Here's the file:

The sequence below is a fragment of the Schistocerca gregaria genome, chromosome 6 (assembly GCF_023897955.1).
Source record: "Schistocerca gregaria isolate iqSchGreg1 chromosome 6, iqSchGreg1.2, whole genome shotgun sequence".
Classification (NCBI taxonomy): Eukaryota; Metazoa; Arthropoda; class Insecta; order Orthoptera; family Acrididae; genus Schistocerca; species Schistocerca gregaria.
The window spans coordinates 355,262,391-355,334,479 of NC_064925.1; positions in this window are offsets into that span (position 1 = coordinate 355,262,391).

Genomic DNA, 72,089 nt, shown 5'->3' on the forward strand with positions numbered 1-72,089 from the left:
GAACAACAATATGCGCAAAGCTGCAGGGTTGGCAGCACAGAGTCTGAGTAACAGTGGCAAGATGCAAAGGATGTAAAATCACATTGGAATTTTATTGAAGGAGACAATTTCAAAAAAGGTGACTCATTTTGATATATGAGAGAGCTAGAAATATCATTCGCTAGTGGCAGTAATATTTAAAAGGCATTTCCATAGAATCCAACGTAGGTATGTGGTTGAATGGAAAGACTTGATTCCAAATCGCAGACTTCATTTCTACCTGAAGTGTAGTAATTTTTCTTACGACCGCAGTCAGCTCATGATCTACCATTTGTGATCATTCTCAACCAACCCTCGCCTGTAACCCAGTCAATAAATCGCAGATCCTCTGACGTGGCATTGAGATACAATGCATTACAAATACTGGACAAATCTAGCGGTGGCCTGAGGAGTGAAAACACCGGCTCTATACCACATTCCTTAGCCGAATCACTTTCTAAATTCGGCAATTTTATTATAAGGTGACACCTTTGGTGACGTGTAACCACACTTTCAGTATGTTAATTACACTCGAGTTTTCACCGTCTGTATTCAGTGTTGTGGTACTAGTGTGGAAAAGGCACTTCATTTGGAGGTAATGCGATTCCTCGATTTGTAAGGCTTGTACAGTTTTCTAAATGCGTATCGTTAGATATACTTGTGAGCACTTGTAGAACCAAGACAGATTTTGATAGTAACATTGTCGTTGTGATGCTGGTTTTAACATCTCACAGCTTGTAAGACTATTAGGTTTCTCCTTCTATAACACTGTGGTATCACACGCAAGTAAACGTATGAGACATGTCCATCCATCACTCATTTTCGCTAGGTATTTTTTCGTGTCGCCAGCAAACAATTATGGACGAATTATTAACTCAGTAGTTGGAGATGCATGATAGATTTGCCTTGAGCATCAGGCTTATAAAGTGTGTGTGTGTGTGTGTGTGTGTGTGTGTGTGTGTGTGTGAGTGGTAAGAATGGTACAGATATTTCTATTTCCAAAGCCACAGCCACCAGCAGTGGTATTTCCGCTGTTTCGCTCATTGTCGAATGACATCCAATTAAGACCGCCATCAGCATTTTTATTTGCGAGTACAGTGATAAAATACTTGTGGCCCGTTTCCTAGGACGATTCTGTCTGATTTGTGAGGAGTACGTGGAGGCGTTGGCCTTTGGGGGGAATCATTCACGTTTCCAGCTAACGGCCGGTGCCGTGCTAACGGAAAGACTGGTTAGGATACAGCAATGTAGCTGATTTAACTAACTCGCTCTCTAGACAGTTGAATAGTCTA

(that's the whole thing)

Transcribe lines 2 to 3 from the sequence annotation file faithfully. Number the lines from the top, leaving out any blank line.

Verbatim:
Source record: "Schistocerca gregaria isolate iqSchGreg1 chromosome 6, iqSchGreg1.2, whole genome shotgun sequence".
Classification (NCBI taxonomy): Eukaryota; Metazoa; Arthropoda; class Insecta; order Orthoptera; family Acrididae; genus Schistocerca; species Schistocerca gregaria.